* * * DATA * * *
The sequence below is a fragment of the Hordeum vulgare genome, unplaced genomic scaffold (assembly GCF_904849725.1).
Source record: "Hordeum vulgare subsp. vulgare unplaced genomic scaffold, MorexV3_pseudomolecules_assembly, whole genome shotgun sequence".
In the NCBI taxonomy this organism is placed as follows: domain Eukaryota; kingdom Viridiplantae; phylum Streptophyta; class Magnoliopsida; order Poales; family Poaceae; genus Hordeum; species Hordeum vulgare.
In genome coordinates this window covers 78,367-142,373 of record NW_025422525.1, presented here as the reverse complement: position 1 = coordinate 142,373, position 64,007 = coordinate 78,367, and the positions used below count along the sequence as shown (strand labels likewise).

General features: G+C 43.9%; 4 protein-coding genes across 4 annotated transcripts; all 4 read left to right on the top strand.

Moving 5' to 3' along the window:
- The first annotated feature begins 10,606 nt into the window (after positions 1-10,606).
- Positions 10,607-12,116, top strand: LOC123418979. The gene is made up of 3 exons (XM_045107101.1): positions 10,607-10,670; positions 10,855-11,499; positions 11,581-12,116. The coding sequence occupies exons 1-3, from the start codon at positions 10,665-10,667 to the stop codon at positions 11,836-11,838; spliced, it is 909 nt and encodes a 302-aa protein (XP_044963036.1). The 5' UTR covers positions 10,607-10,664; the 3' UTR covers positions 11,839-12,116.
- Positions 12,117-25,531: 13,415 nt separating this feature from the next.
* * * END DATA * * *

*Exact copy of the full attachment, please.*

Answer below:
The sequence below is a fragment of the Hordeum vulgare genome, unplaced genomic scaffold (assembly GCF_904849725.1).
Source record: "Hordeum vulgare subsp. vulgare unplaced genomic scaffold, MorexV3_pseudomolecules_assembly, whole genome shotgun sequence".
In the NCBI taxonomy this organism is placed as follows: domain Eukaryota; kingdom Viridiplantae; phylum Streptophyta; class Magnoliopsida; order Poales; family Poaceae; genus Hordeum; species Hordeum vulgare.
In genome coordinates this window covers 78,367-142,373 of record NW_025422525.1, presented here as the reverse complement: position 1 = coordinate 142,373, position 64,007 = coordinate 78,367, and the positions used below count along the sequence as shown (strand labels likewise).

General features: G+C 43.9%; 4 protein-coding genes across 4 annotated transcripts; all 4 read left to right on the top strand.

Moving 5' to 3' along the window:
- The first annotated feature begins 10,606 nt into the window (after positions 1-10,606).
- Positions 10,607-12,116, top strand: LOC123418979. The gene is made up of 3 exons (XM_045107101.1): positions 10,607-10,670; positions 10,855-11,499; positions 11,581-12,116. The coding sequence occupies exons 1-3, from the start codon at positions 10,665-10,667 to the stop codon at positions 11,836-11,838; spliced, it is 909 nt and encodes a 302-aa protein (XP_044963036.1). The 5' UTR covers positions 10,607-10,664; the 3' UTR covers positions 11,839-12,116.
- Positions 12,117-25,531: 13,415 nt separating this feature from the next.